America is fighting a “war on terror,” and many Americans are not pleased about it. The problems with this war are obvious: it’s being very poorly organized. And this isn’t the first time that we’ve had these problems, yet nobody sees them. If America isn’t careful, we will end up repeating our father’s mistakes. Yet there is hope. We need to change this, we need to do something, yet the people sit here, ignorant of the problems. Something has got to change.
The first problem with the “war on terror” is just that: it’s a war on “terror.” Terrorism doesn’t have a country, and it’s not a very good enemy. Every American knows what happened on September 11, and every one of us knows the effects of terrorism. But is this war making us any safer? Do you feel any safer? Terrorism is everywhere and nowhere, and even when you find some terrorists, there are millions more. Although it is possible to fight, finding some only reminds us of the millions more that we have yet to find: every success reminds us only of failure. This is not a good way to encourage positive feelings about a cause.
The press is another glaring problem with our war. Any soldier can tell you that you can’t fight a political war and a military war at the same time. Winning a military war can help a political career: just look at the number of generals that we’ve elected as president. However, in this case, the politics and the fighting are too tangled, mostly due to the presence of the press in Iraq. The horrors of war that many people choose to ignore are brought to the eyes of the American public. Suddenly, the suffering of millions becomes nothing more than a tool for those who will use any excuse to rise to the top. Politicians will take the death of millions, the death of soldiers who were fighting for their country, fighting for a cause that they still believe in, and use it to say, “look at what our president is doing wrong now,” taking the sacrifice of the person and make it meaningless. The same problem happened in Vietnam: with the press there, showing every terrible thing that happened, people forgot about the reasons they were fighting, and just focused on the fighting. Everyone forgot what we were fighting for, and that was a war that we lost. If we don’t make a change, we will loose this war too.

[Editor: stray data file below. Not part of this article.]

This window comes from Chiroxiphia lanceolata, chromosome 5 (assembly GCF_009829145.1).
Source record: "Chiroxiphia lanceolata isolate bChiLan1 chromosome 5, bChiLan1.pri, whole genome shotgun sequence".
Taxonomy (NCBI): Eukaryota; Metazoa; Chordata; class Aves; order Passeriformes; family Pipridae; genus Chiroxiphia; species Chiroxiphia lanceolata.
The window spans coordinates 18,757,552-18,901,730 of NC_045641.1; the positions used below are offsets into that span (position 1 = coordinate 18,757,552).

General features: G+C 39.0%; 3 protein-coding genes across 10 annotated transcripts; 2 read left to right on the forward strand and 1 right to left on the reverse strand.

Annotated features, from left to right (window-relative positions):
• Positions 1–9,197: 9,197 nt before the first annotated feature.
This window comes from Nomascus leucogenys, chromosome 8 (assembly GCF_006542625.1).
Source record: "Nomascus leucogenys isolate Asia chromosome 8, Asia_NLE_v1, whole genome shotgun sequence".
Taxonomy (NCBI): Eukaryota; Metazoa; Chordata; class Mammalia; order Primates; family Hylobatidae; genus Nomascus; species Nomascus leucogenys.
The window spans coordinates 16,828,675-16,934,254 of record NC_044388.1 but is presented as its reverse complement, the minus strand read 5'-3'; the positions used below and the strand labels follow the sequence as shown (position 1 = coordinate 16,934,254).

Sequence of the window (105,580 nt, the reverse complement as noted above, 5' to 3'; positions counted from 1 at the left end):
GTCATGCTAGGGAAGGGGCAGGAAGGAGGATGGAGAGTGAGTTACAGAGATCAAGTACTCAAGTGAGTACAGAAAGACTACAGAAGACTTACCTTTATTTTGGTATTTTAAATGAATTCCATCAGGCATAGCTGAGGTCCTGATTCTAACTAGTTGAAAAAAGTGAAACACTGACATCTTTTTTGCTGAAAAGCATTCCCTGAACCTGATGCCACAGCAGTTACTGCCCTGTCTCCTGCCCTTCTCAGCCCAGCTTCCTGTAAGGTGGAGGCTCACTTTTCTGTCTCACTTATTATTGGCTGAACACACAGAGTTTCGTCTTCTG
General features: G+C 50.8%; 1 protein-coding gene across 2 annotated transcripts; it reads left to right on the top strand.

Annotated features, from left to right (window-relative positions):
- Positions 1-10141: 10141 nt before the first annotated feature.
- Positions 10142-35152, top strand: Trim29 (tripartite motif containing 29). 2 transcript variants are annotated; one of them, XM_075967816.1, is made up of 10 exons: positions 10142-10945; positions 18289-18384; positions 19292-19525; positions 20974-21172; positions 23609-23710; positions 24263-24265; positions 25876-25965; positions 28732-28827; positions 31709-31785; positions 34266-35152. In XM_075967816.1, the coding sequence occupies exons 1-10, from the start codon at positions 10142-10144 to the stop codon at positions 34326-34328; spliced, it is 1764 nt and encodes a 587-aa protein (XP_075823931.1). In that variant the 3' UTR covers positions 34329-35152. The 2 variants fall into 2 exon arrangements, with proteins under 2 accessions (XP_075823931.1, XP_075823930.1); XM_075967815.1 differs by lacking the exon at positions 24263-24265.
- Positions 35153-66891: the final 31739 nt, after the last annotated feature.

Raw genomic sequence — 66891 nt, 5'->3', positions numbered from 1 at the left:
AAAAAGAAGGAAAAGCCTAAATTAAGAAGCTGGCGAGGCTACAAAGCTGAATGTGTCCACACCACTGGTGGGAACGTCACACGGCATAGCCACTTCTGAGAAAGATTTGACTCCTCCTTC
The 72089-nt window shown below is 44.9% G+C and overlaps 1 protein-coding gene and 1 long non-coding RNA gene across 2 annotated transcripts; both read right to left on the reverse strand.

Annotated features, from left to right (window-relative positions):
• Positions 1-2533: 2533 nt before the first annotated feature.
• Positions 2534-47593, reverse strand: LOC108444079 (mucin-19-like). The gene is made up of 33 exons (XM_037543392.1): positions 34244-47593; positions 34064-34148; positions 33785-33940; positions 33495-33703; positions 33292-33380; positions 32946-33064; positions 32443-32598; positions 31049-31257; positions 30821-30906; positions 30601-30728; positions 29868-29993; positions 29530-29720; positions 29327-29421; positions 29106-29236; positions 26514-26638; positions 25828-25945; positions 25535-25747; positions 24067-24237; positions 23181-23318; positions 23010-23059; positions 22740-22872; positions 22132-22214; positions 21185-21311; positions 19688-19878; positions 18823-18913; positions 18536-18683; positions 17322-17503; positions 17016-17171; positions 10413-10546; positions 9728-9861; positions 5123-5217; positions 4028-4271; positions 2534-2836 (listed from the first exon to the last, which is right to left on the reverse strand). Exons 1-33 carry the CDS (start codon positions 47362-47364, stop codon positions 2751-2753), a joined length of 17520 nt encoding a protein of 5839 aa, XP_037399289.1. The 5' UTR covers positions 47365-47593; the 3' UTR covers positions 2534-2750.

So what can we do, how can we change it? Should we send the troops home? Nothing could be stupider! Think of the number of recent wars where America has fought, then lost support and gone home; there are a lot of them. Getting help form America seems to be a death sentence. Once we’re gone, what happens to the people who fought for us. Do you think that people will say, “Oh, well, we’ll let you off this time”? And then what happens next time we offer our help? People will look at Vietnam, at every war where our politicians shattered the support for our cause, and see that our help will only hurt them. And if we need help, will there be anyone to help us?
Who will help us in our time of need?
So what should we do? Should we fight for an unnecessary war, one that we don’t think we need? Maybe what we should do is take the responsibility on ourselves, stop blaming our president, stop blaming congress, admit that we can’t do everything, but we should do something.
Don’t fight the politics, don’t even try to fight for a cause; there isn’t one. Fight for the troops, the ones who don’t want to be there, and for the ones who still believe. Fight for America. Fight for your pluralistic, capitalistic future: we’re closer to loosing it than we think.
The Problems with the War
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